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Twitter kills some TV apps, but updates Windows and other support

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Twitter seems to be in the midst of an evolution which involves both some deaths and rebirths. Beginning May 24, the social media company will no longer support its TV apps on Roku, Android TV, or Xbox. But if you’re a Twitter Lite or Twitter for Windows user, you’re in for some snazzy new updates.
Twitter seems to be in the midst of an evolution which involves both some deaths and rebirths. Beginning tomorrow, May 24, the social media company will no longer support its TV apps on Roku, Android TV, or Xbox. The company made the announcement on Tuesday, May 22, noting that users looking to get “the full Twitter experience” should turn to their mobile device or desktop instead. But as that door closes, Twitter is opening another, and has implemented a few updates to Twitter Lite and Twitter for Windows that allow these clients to support night mode, real-time updates on replies, likes, and retweets.
For the last several months, Twitter has been attempting to streamline the user experience, driving folks to fewer and fewer apps. Not so long ago, the company got rid of its stand-alone Mac client, and recently, Twitter moved toward new developer tools that could make it more difficult to use some other third-party apps. Ultimately, the goal seems to be to keep traffic contained to www.twitter.com, and the existing Android and iOS apps.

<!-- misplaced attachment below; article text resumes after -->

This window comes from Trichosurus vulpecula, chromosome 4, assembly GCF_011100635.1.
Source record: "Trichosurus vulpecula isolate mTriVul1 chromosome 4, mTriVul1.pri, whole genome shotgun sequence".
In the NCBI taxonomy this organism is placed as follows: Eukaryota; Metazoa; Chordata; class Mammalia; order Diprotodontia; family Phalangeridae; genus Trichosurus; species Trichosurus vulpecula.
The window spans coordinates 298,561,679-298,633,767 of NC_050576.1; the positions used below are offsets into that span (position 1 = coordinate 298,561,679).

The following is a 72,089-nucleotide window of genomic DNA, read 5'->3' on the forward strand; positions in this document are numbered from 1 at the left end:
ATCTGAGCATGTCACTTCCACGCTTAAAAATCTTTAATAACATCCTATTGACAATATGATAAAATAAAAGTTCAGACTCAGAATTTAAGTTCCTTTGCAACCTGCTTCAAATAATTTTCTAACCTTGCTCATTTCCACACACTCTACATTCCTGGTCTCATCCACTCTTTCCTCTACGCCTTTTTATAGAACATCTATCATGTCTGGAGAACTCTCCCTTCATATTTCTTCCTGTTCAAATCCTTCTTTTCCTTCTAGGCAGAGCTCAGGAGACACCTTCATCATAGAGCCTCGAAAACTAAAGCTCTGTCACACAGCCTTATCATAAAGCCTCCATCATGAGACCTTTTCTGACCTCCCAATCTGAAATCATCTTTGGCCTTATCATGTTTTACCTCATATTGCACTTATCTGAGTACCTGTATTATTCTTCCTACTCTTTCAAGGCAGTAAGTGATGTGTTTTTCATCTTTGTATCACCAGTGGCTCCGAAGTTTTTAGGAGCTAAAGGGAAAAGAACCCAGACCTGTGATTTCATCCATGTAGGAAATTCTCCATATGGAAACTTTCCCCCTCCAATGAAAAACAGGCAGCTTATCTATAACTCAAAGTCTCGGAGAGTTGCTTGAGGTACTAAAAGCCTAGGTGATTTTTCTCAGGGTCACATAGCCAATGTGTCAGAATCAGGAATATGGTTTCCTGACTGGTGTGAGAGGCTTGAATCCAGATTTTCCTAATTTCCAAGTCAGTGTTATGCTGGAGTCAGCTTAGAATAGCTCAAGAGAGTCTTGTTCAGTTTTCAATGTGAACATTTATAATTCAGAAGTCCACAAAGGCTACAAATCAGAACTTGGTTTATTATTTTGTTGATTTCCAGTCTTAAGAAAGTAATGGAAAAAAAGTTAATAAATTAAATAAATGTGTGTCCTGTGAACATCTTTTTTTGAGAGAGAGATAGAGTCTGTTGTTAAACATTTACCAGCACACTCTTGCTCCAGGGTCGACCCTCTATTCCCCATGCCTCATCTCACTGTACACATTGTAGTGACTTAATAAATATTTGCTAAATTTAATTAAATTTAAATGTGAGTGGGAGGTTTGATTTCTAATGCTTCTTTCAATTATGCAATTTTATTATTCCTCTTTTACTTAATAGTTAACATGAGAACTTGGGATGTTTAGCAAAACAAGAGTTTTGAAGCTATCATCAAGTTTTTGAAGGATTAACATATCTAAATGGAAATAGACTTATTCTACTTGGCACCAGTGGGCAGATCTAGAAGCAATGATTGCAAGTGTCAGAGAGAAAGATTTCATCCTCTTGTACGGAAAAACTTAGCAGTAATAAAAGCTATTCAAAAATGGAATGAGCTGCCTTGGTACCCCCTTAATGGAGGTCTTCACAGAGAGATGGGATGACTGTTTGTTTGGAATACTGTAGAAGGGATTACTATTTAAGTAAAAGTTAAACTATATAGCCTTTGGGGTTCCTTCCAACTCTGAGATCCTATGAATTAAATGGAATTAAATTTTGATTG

To be fair, these changes and app shutdowns likely aren’t affecting all that many people. The vast majority of the Twitterverse uses Twitter either on their phone or on their desktops via the web client, so Twitter probably isn’t expecting a huge backlash to accompany its announcements. That said, it’s unclear why the company is suddenly moving away from supporting a larger app ecosystem. After all, if someone is watching Twitter on their TV, it’s likely that he or she is a Twitter superfan.
The change is also a bit strange considering that Twitter has been growing its live-streaming video content in the last 12 months or so. Its television apps were initially seen as a technique to ensure that TV watchers were viewing live Twitter content using their preferred large-screen device. For example, when Twitter launched its Roku app just last year, it called the app a way for users to “watch live events and see what people are talking about, keeping them connected to what’s happening.” We can only assume that didn’t work out quite as planned.
In any case, you still have quite a few options when it comes to using Twitter. The company’s other TV apps — namely Twitter for tvOS and Twitter for Amazon Fire TV — are still around.

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